Column: Moving lock, stock and barrel

– published in the St. Paul Journal on July 3, 2012

After over six months of rodeos, town and county meetings, a provincial election, high school sports games, cups of coffee from McDonalds and Tim Hortons, one week without said drink, and a baby of the month story, I have officially moved on.

The move is to another newspaper in a town located in the mountains. As exciting as it is to move to a different place and experience the freshness that comes with being in a new surrounding, thinking back on my experience here in St. Paul has reminded me that living and working here was something I needed to do.

People always talk about life experiences and how no matter what post-secondary institution you’re fortunate enough to attend these days, what you learn in school pales in comparison to the knowledge you attain “in the field.”

I’ve lived in cities, or close to cities, all my life and being in St. Paul was my first real taste of working in a rural setting. It certainly showed: I had to ask someone what mutton busting was or there was that time I asked one of the office ladies why she had empty egg cartons on her desk (I actually thought it might be for an arts and crafts project). D’oh!

There certainly were a few moments where I couldn’t help look like a city slicker, but like I alluded to regarding real life experience, physically being somewhere as opposed to reading or watching TV about it has very different results.

Since being here, I’ve had the pleasure of meeting and working alongside some great people, from politicians to local store owners. I learned pretty quickly that the majority of people who live in this town grew up here and after spending some time south, eventually made their way back. It may have taken me six months to comprehend that decision, but I think I’ve finally understood why.

Anyone can complain about the busy city life (‘rat race’ is an expression I’ve heard to describe places like Edmonton and such) and that’s one perfectly good reason for not residing in a major city. However, I think the biggest factor at stake in why people choose to go back to the town they grew up in is because of the people.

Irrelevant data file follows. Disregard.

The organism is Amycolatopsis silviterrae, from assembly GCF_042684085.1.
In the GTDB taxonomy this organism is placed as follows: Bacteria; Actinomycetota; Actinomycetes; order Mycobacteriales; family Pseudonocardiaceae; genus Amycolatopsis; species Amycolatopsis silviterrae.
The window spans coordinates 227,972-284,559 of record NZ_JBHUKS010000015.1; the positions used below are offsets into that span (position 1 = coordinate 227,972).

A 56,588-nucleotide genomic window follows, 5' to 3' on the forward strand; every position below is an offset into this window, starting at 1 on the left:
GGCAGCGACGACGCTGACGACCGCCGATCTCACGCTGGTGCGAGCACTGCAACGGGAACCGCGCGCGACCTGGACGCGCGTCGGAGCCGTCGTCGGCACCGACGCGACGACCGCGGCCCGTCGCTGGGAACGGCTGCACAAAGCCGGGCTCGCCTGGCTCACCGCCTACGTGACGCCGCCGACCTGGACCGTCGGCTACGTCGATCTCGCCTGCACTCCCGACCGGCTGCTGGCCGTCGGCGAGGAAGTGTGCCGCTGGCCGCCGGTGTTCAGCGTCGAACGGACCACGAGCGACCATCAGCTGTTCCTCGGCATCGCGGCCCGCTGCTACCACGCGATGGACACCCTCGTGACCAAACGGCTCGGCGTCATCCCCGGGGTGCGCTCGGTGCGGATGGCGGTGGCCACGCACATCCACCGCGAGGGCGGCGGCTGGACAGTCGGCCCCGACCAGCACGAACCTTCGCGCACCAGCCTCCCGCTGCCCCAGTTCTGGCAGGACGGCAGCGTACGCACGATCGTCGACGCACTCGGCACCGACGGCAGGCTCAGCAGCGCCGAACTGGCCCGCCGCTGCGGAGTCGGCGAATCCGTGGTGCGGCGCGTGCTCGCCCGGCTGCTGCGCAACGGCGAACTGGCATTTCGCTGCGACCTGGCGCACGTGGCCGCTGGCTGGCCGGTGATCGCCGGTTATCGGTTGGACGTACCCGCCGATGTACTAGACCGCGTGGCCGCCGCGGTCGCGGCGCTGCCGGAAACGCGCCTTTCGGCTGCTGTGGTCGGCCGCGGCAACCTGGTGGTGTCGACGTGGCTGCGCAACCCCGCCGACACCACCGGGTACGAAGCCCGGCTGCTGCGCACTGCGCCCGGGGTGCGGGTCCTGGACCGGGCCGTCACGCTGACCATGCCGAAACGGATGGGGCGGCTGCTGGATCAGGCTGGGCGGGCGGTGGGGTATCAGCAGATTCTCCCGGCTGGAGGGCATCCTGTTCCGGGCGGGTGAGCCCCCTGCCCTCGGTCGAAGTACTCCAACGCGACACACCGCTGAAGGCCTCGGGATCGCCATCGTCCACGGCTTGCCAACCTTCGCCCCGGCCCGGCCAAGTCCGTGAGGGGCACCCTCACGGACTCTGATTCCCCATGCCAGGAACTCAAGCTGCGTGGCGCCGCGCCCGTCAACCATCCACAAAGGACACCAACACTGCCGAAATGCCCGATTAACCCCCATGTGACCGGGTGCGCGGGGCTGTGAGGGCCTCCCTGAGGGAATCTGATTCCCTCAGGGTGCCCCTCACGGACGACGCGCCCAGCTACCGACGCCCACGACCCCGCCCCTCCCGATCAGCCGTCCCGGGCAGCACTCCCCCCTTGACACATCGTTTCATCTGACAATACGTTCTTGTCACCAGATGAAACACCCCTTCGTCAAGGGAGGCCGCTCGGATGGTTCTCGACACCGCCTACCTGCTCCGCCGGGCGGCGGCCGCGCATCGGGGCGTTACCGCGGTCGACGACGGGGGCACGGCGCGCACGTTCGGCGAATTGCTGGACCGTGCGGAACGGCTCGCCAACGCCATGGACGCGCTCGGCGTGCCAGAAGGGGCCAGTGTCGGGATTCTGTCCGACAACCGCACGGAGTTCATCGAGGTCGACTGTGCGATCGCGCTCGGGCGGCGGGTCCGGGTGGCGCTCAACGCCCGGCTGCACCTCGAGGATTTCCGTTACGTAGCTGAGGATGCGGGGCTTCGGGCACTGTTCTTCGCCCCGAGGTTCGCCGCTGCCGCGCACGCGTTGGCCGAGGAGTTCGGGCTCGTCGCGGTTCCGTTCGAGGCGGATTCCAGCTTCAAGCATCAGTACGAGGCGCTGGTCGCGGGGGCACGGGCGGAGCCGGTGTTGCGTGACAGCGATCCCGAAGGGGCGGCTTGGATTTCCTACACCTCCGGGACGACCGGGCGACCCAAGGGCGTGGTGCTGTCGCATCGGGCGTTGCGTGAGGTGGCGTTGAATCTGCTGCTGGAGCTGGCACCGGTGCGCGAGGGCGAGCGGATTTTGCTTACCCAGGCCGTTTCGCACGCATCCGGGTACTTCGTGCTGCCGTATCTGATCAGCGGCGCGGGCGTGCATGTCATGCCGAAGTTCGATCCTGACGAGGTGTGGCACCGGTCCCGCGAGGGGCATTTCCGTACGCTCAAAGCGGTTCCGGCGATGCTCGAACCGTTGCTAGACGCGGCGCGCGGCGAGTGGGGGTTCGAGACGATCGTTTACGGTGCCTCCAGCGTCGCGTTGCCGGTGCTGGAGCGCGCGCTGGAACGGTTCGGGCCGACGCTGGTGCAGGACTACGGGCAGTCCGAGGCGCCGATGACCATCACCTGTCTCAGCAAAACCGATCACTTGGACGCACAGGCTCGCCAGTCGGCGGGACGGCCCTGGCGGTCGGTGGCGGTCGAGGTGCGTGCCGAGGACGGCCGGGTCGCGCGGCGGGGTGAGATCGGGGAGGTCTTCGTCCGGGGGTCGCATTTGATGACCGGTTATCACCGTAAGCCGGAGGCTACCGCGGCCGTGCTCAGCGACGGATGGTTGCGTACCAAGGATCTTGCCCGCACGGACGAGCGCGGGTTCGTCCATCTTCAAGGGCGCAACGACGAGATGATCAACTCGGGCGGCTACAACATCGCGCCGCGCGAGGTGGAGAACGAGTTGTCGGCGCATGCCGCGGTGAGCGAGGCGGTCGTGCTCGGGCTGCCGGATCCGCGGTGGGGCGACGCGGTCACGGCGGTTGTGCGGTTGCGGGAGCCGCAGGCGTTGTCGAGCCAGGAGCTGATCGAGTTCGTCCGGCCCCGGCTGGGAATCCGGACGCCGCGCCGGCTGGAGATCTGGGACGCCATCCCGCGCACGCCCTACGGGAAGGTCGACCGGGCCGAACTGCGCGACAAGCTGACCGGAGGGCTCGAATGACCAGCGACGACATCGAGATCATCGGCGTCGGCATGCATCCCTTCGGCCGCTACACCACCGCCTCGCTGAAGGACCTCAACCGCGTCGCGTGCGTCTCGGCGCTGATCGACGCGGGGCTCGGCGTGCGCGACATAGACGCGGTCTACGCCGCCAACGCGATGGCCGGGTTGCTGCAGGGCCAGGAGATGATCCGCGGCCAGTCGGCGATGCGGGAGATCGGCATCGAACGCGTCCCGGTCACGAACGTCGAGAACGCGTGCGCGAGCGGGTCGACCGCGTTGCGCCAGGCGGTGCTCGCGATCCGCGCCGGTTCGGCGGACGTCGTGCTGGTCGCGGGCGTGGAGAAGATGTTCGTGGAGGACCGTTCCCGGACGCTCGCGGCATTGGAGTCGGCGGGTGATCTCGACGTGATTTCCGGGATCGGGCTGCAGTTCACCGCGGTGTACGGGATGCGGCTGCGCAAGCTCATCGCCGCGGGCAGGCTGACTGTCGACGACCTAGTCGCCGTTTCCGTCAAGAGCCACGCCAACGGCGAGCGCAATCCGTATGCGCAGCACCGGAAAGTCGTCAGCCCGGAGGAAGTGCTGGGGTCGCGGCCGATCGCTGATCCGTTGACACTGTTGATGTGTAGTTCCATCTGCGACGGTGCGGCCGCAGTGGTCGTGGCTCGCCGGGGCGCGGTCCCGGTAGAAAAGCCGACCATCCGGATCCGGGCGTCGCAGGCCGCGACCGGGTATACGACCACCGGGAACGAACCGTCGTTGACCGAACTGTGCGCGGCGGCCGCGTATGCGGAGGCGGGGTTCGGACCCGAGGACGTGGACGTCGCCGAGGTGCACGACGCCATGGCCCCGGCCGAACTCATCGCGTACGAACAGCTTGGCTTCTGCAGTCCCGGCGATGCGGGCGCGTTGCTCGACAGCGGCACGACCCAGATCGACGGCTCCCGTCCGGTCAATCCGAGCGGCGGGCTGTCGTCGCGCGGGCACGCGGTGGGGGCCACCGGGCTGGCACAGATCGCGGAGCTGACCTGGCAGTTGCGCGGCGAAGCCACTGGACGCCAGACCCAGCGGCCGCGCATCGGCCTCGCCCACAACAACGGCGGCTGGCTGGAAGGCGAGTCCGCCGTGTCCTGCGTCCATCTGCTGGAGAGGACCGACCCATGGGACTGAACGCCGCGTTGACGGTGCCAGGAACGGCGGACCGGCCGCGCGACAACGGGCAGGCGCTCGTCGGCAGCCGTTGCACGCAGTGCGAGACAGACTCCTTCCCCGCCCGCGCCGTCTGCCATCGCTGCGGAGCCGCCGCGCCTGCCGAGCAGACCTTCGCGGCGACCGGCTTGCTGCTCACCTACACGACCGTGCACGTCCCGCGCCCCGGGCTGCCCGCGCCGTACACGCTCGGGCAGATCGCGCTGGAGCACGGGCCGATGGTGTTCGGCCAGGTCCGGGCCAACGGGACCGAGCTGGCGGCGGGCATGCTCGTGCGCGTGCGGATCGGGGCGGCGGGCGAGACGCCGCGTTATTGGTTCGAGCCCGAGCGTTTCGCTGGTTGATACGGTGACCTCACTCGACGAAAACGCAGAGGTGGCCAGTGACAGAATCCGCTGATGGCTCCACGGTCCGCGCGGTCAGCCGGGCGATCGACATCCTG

It’s the person you see at the grocery store helping you pack food or one of the town’s workers cleaning the sidewalks and cutting the grass at the ball diamonds. Or perhaps it’s the people working at the store on Main Street that is a functioning Laundromat, bus stop, post office and ice cream parlour combined (something I’ve never seen before, ever).

Much like the people who move away, I too will miss some faces that I’m leaving behind here in St. Paul. The people I’ll miss the most are the ones I’ve seen every week day, and some weekends, since the first day I strolled into the office wearing a grey coat, looking more like a city slicker than I am today.

My coworkers at the St. Paul Journal have possibly been the best crew with which I’ve ever worked. It’s a very easygoing atmosphere at the paper, even if deadlines are tight. Visitors are always welcomed, pointed in the right direction, treated with respect and usually never leave without Mandy from the front desk wishing them a great day.

It’s true that the people you work with in some form eventually become your friends and I can’t think of 13 better people who I could have worked and become friends with since moving here in January. The publisher, editors, writers, front desk staff, sales reps and graphic design/production workers are all aces in my book and I’ll never forget them.

I would also like to give special thanks to people from the community that I’ve worked alongside during my time here including councillors from the Town and County of St. Paul, sports coaches, athletes, teachers, MLA Shayne Saskiw, Mayor Glenn Anderson, Reeve Steve Upham, MP Brian Storseth, local business owners and the countless volunteers for caring and devoting their time and efforts to taking care of the people and places they cherish.